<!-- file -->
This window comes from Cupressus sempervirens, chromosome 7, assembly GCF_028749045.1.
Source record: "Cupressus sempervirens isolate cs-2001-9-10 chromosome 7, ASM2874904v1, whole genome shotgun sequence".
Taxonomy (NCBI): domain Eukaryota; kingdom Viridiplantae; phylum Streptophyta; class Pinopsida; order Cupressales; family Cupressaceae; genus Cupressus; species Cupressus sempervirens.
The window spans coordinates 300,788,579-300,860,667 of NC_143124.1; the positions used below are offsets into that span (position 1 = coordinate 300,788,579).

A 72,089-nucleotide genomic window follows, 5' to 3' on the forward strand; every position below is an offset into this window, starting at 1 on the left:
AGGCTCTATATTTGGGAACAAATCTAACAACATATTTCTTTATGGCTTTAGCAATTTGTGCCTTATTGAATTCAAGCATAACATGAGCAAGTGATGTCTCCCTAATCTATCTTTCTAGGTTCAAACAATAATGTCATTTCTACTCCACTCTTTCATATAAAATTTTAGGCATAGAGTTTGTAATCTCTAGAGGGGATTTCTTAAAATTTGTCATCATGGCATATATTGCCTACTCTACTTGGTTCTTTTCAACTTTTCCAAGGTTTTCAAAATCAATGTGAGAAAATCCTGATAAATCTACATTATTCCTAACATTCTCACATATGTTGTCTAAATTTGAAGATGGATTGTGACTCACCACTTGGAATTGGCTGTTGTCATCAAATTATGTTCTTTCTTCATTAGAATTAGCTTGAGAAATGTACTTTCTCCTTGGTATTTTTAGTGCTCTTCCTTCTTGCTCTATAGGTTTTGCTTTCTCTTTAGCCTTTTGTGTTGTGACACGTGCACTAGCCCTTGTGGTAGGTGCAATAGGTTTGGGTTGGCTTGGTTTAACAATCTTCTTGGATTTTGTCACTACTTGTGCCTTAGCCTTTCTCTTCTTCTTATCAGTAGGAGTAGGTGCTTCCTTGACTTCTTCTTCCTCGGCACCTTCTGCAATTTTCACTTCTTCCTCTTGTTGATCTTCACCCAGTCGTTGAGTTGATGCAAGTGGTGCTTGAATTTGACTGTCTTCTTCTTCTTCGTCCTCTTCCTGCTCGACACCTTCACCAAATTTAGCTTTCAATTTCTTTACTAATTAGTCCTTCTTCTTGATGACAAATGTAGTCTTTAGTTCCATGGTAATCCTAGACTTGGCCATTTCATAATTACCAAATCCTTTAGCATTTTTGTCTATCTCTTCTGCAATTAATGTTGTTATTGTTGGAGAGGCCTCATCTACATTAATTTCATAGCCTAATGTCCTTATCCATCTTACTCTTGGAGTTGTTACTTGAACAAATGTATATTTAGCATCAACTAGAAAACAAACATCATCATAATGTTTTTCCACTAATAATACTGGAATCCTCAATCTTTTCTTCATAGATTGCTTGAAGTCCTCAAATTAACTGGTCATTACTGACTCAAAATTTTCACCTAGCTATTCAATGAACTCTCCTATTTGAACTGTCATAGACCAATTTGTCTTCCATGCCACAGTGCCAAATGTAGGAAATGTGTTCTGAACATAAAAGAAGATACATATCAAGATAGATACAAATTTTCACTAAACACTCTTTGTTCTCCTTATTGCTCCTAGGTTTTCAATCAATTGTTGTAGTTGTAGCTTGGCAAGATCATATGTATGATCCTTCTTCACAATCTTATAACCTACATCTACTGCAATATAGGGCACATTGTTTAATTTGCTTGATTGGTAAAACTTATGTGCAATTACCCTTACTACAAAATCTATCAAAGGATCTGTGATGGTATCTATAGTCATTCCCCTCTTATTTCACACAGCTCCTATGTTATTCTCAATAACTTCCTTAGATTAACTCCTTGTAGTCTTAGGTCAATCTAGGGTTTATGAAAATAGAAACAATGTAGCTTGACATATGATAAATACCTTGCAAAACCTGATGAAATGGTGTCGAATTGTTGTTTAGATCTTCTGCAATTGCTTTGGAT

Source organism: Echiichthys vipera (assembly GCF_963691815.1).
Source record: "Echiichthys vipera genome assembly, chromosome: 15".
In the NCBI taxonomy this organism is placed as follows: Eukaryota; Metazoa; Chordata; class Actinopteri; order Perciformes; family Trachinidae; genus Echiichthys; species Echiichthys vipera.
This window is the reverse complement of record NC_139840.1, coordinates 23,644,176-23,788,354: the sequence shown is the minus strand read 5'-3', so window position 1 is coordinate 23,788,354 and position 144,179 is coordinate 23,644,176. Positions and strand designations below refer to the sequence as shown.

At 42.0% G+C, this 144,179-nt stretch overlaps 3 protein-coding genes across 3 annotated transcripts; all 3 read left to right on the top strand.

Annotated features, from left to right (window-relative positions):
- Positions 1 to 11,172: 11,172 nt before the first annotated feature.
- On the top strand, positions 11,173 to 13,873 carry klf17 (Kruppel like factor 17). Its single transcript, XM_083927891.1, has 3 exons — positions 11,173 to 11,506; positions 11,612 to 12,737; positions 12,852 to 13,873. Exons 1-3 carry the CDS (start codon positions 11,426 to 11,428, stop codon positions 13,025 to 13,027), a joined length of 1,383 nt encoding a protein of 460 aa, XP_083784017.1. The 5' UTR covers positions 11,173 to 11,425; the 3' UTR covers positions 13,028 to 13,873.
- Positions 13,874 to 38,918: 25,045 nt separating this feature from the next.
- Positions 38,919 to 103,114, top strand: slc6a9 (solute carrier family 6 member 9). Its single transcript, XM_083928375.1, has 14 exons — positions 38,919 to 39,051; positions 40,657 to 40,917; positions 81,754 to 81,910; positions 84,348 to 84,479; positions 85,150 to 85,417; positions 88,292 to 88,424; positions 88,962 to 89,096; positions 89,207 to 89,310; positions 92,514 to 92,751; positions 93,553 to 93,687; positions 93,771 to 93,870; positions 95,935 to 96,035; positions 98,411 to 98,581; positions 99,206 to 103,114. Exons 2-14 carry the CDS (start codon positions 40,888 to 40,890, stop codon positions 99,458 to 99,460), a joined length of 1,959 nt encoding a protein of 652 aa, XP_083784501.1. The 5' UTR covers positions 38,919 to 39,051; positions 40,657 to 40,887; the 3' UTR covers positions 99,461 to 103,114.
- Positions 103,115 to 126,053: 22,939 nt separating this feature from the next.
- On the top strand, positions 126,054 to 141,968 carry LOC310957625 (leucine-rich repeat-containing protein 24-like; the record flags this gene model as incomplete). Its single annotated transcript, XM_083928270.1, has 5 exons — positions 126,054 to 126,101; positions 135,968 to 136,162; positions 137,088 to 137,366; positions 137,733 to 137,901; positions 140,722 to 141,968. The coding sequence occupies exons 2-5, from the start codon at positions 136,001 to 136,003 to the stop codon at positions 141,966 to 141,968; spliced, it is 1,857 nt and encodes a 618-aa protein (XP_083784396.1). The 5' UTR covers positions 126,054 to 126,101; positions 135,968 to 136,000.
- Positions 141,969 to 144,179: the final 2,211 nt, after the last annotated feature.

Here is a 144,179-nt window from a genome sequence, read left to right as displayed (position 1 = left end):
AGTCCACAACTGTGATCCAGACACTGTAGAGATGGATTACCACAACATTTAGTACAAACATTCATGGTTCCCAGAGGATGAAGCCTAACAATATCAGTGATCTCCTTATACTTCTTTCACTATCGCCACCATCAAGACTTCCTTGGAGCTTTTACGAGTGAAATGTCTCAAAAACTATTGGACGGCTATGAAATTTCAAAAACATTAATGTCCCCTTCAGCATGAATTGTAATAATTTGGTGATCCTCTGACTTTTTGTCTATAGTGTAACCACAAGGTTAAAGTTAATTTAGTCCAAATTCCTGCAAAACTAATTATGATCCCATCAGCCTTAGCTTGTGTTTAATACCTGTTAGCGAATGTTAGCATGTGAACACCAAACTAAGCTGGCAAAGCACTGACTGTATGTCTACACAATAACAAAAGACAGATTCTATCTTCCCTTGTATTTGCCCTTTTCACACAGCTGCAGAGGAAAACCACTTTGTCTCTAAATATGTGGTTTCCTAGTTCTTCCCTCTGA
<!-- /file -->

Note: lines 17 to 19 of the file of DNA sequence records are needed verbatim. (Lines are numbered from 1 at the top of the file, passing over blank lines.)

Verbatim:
- Positions 103,115 to 126,053: 22,939 nt separating this feature from the next.
- On the top strand, positions 126,054 to 141,968 carry LOC310957625 (leucine-rich repeat-containing protein 24-like; the record flags this gene model as incomplete). Its single annotated transcript, XM_083928270.1, has 5 exons — positions 126,054 to 126,101; positions 135,968 to 136,162; positions 137,088 to 137,366; positions 137,733 to 137,901; positions 140,722 to 141,968. The coding sequence occupies exons 2-5, from the start codon at positions 136,001 to 136,003 to the stop codon at positions 141,966 to 141,968; spliced, it is 1,857 nt and encodes a 618-aa protein (XP_083784396.1). The 5' UTR covers positions 126,054 to 126,101; positions 135,968 to 136,000.
- Positions 141,969 to 144,179: the final 2,211 nt, after the last annotated feature.